Unlike the petitioner in Singh v. Gonzales, who was allegedly denied the ability to petition this Court in the first instance because of ineffective assistance of counsel, 499 F.3d at 979, Martinez had his day in court and an opportunity to argue “all questions of law and fact” arising from his removal proceedings. Morales–Izquierdo, 600 F.3d at 1082 (quoting 8 U.S.C. § 1252(b)(9)); see also Singh v. Holder, 638 F.3d at 1211 (district court lacks jurisdiction to review same claims that were raised in a petition for review).
The conclusion that Martinez's APA claims are nothing more than indirect attacks on his order of removal is underscored by the fact that the arguments supporting his claims are of the type that are often presented to this Court on direct appeals of such orders. See, e.g., Farah v. Ashcroft, 348 F.3d 1153, 1156–57 (9th Cir.2003) (on petition for review, explaining the separate analysis for CAT relief eligibility); Haile v. Holder, 658 F.3d 1122, 1126 n. 3 (9th Cir.2011) (on petition for review, noting which provisions of REAL ID do and do not apply retroactively); Zhu v. Mukasey, 537 F.3d 1034, 1029 n. 1 (9th Cir.2008) (on petition for review, noting that a basis for an adverse credibility finding must go to the heart of the claim). In fact, every case cited by Martinez to demonstrate that the BIA erred in evaluating his claim is an opinion resolving a petition for review.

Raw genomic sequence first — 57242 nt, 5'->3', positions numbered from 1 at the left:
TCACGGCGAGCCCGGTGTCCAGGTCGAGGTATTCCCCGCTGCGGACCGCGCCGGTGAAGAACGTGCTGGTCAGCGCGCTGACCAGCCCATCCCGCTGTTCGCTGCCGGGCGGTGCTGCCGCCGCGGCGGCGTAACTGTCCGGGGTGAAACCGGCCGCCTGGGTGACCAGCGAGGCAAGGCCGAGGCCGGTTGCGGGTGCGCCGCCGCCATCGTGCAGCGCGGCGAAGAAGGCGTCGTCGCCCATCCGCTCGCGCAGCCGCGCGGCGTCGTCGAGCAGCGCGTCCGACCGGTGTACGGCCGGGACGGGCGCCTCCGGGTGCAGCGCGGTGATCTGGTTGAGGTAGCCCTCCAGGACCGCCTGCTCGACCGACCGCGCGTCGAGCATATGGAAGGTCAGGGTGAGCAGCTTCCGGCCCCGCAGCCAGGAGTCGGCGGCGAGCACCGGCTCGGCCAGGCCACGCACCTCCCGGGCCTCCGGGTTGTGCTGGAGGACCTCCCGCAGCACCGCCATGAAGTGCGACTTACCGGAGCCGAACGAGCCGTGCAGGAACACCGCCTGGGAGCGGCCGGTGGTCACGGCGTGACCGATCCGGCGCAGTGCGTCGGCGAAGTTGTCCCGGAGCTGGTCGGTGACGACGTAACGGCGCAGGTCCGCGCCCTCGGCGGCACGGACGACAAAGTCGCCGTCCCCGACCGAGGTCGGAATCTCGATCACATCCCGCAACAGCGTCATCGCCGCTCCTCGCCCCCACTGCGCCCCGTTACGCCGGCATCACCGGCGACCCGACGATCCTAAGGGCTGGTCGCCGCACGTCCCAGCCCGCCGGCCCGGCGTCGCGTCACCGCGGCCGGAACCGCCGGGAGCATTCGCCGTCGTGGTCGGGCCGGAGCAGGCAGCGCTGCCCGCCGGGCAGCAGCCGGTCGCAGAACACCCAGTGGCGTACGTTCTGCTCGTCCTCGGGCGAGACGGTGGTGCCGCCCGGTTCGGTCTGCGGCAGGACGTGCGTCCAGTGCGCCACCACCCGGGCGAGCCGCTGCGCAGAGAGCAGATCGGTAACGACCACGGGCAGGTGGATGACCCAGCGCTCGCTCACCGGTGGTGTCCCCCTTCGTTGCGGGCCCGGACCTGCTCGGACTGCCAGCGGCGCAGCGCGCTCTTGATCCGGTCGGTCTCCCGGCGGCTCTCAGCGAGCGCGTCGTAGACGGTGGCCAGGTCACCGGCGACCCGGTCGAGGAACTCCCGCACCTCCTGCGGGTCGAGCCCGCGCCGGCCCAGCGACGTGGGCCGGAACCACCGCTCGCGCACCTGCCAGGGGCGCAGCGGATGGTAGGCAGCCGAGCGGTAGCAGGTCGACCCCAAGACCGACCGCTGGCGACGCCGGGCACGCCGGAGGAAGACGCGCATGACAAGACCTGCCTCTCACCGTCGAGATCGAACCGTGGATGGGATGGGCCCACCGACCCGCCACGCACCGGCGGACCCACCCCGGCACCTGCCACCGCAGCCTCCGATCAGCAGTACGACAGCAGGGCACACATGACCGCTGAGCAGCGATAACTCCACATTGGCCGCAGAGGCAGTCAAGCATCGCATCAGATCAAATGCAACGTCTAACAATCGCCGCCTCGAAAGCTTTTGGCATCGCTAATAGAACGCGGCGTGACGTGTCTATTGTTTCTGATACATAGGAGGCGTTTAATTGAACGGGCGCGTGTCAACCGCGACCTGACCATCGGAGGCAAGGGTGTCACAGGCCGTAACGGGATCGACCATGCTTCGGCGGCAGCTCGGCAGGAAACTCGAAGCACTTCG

After previously failing to convince this Court that the BIA erred, Martinez has repackaged his rejected arguments (and added a few others) as reasons why the BIA decided his case in an arbitrary and capricious manner in violation of the APA. However, none of these arguments survive as independent claims not inextricably linked to his order of removal. Nor does this action avoid the clear language of 8 U.S.C. § 1252(a)(5), which eliminates jurisdiction over such claims. Because the substance of the relief that Martinez is seeking (asylum, withholding of removal, and CAT) would negate his order of removal, the district court properly determined that it lacked jurisdiction.
MURGUIA, Circuit Judge: